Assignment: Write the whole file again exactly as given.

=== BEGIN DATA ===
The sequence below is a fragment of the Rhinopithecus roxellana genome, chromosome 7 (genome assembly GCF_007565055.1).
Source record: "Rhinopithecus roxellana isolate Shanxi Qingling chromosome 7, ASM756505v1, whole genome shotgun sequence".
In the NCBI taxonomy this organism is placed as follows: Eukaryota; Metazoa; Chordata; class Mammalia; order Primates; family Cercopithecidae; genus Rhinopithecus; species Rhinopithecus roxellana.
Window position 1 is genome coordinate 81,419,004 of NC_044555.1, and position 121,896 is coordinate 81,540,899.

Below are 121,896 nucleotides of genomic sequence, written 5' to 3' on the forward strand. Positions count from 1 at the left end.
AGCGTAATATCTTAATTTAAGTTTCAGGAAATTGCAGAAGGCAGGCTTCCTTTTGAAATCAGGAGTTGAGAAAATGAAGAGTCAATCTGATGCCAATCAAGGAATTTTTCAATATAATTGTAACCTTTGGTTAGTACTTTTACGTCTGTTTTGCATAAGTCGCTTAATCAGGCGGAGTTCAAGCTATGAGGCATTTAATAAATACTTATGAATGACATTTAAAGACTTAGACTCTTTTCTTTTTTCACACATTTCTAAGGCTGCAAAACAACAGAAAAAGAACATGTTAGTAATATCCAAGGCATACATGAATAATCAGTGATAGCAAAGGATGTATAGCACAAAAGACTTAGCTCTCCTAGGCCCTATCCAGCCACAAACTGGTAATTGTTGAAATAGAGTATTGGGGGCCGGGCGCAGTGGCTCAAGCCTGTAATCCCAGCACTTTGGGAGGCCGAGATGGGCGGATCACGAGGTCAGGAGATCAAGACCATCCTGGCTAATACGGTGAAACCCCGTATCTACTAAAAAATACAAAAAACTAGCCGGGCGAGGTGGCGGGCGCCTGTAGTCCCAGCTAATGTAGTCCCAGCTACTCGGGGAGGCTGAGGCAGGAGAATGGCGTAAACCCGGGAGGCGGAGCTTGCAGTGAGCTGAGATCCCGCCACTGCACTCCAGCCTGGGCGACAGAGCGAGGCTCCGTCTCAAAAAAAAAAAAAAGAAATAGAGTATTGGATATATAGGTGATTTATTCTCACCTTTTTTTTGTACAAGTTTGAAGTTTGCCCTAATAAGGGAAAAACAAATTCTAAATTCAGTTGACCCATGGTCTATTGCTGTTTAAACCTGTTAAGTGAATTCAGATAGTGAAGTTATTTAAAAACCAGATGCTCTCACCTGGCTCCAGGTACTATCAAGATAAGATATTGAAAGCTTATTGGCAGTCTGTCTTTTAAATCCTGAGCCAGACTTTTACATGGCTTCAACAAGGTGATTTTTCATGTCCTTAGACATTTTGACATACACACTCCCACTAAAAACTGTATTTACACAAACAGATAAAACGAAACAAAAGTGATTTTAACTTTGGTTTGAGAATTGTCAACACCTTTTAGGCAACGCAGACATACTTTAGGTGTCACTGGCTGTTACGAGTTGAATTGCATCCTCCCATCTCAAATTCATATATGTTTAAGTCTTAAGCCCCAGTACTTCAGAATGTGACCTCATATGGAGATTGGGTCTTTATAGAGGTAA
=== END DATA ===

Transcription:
The sequence below is a fragment of the Rhinopithecus roxellana genome, chromosome 7 (genome assembly GCF_007565055.1).
Source record: "Rhinopithecus roxellana isolate Shanxi Qingling chromosome 7, ASM756505v1, whole genome shotgun sequence".
In the NCBI taxonomy this organism is placed as follows: Eukaryota; Metazoa; Chordata; class Mammalia; order Primates; family Cercopithecidae; genus Rhinopithecus; species Rhinopithecus roxellana.
Window position 1 is genome coordinate 81,419,004 of NC_044555.1, and position 121,896 is coordinate 81,540,899.

Below are 121,896 nucleotides of genomic sequence, written 5' to 3' on the forward strand. Positions count from 1 at the left end.
AGCGTAATATCTTAATTTAAGTTTCAGGAAATTGCAGAAGGCAGGCTTCCTTTTGAAATCAGGAGTTGAGAAAATGAAGAGTCAATCTGATGCCAATCAAGGAATTTTTCAATATAATTGTAACCTTTGGTTAGTACTTTTACGTCTGTTTTGCATAAGTCGCTTAATCAGGCGGAGTTCAAGCTATGAGGCATTTAATAAATACTTATGAATGACATTTAAAGACTTAGACTCTTTTCTTTTTTCACACATTTCTAAGGCTGCAAAACAACAGAAAAAGAACATGTTAGTAATATCCAAGGCATACATGAATAATCAGTGATAGCAAAGGATGTATAGCACAAAAGACTTAGCTCTCCTAGGCCCTATCCAGCCACAAACTGGTAATTGTTGAAATAGAGTATTGGGGGCCGGGCGCAGTGGCTCAAGCCTGTAATCCCAGCACTTTGGGAGGCCGAGATGGGCGGATCACGAGGTCAGGAGATCAAGACCATCCTGGCTAATACGGTGAAACCCCGTATCTACTAAAAAATACAAAAAACTAGCCGGGCGAGGTGGCGGGCGCCTGTAGTCCCAGCTAATGTAGTCCCAGCTACTCGGGGAGGCTGAGGCAGGAGAATGGCGTAAACCCGGGAGGCGGAGCTTGCAGTGAGCTGAGATCCCGCCACTGCACTCCAGCCTGGGCGACAGAGCGAGGCTCCGTCTCAAAAAAAAAAAAAAGAAATAGAGTATTGGATATATAGGTGATTTATTCTCACCTTTTTTTTGTACAAGTTTGAAGTTTGCCCTAATAAGGGAAAAACAAATTCTAAATTCAGTTGACCCATGGTCTATTGCTGTTTAAACCTGTTAAGTGAATTCAGATAGTGAAGTTATTTAAAAACCAGATGCTCTCACCTGGCTCCAGGTACTATCAAGATAAGATATTGAAAGCTTATTGGCAGTCTGTCTTTTAAATCCTGAGCCAGACTTTTACATGGCTTCAACAAGGTGATTTTTCATGTCCTTAGACATTTTGACATACACACTCCCACTAAAAACTGTATTTACACAAACAGATAAAACGAAACAAAAGTGATTTTAACTTTGGTTTGAGAATTGTCAACACCTTTTAGGCAACGCAGACATACTTTAGGTGTCACTGGCTGTTACGAGTTGAATTGCATCCTCCCATCTCAAATTCATATATGTTTAAGTCTTAAGCCCCAGTACTTCAGAATGTGACCTCATATGGAGATTGGGTCTTTATAGAGGTAA